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How can we prove that there exists a coloring of vertices for graph $G$ such that at least 2/9 fraction of all triangles in $G$ whose vertices have different colors?

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I would consider rephrasing your command into a question, as you are asking the other users a favor, not giving us an assignment. –  Arthur Oct 9 '12 at 12:26
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Sorry, just did that, hope it is what you mean. –  LittleSweet Oct 9 '12 at 12:29
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Color the graph randomly, the probability that a triangle whose vertices have different colors is $\frac{3 \times 2}{3 \times 3 \times 3}=\frac{2}{9}$. Let $X_{t}$ be the indicator random variable that $t$ has distinct colors, then $E[X_{t}]=\frac{2}{9}$. Let $T$ be the set of all triangles and $X=\sum_{t \in T}X_{t}$, by linearity of expectation, the expected number of triangles is $E[X]=\sum_{t \in T}E[X_{t}]=\frac{2}{9}|T|$. By probabilistic method, there exists a coloring that at least $\frac{2}{9}$ of triangles receive 3 distinct colors.

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That's a step forward, but your proof is incomplete. (Note: the events "triangle X is assigned 3 distinct colours" and "triangle Y is assigned 3 distinct colours" might not be independent.) –  Douglas S. Stones Oct 9 '12 at 12:39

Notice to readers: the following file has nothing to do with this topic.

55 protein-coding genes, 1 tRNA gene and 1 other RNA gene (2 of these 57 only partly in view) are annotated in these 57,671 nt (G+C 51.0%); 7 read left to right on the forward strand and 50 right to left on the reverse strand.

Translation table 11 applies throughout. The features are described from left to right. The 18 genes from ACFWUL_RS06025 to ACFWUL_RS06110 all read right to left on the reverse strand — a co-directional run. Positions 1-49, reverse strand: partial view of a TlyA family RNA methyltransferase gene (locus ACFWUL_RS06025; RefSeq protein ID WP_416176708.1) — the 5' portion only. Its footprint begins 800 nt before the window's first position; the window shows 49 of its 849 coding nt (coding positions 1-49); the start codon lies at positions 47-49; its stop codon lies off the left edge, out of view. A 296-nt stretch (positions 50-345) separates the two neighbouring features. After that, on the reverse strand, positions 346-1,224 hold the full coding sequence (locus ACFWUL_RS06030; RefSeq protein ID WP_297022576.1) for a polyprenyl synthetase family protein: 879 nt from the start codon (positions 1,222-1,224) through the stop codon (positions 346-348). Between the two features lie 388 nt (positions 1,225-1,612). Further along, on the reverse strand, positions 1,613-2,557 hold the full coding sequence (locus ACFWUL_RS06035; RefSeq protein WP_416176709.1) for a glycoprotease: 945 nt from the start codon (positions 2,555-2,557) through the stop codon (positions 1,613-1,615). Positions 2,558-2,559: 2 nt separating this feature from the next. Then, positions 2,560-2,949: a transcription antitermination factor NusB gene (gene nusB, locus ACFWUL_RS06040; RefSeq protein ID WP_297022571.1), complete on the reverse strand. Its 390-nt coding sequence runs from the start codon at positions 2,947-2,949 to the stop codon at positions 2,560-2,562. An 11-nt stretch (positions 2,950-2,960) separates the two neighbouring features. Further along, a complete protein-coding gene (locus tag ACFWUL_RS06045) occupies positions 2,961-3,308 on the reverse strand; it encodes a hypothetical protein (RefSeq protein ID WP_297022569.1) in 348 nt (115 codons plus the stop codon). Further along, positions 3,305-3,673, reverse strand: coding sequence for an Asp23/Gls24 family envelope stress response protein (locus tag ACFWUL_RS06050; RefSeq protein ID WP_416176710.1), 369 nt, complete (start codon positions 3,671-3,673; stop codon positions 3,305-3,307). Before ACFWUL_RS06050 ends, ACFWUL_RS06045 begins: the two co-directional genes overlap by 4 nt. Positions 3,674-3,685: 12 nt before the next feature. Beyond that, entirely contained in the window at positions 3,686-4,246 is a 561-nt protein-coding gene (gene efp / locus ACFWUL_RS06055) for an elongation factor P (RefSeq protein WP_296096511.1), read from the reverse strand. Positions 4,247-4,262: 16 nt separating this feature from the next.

You are right. Do you know how to continue? –  LittleSweet Oct 9 '12 at 12:50
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Find the expected proportion of triangles that have 3 distinct colours. Then use the probabilistic method. –  Douglas S. Stones Oct 9 '12 at 12:54
    
Thanks, I have modified the proof. –  LittleSweet Oct 9 '12 at 16:04
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Another step forward, but still not finished. You've shown that the average number of triangles that receive 3 distinct colours is 2/9. You now need to show that this implies there exists a colouring in which the proportion of triangles that receive 3 distinct colours is 2/9. This is where you use the magic of the probabilistic method! (PS. If I were marking this, I would take off marks for not citing the use of "linearity of expectation".) –  Douglas S. Stones Oct 9 '12 at 21:23
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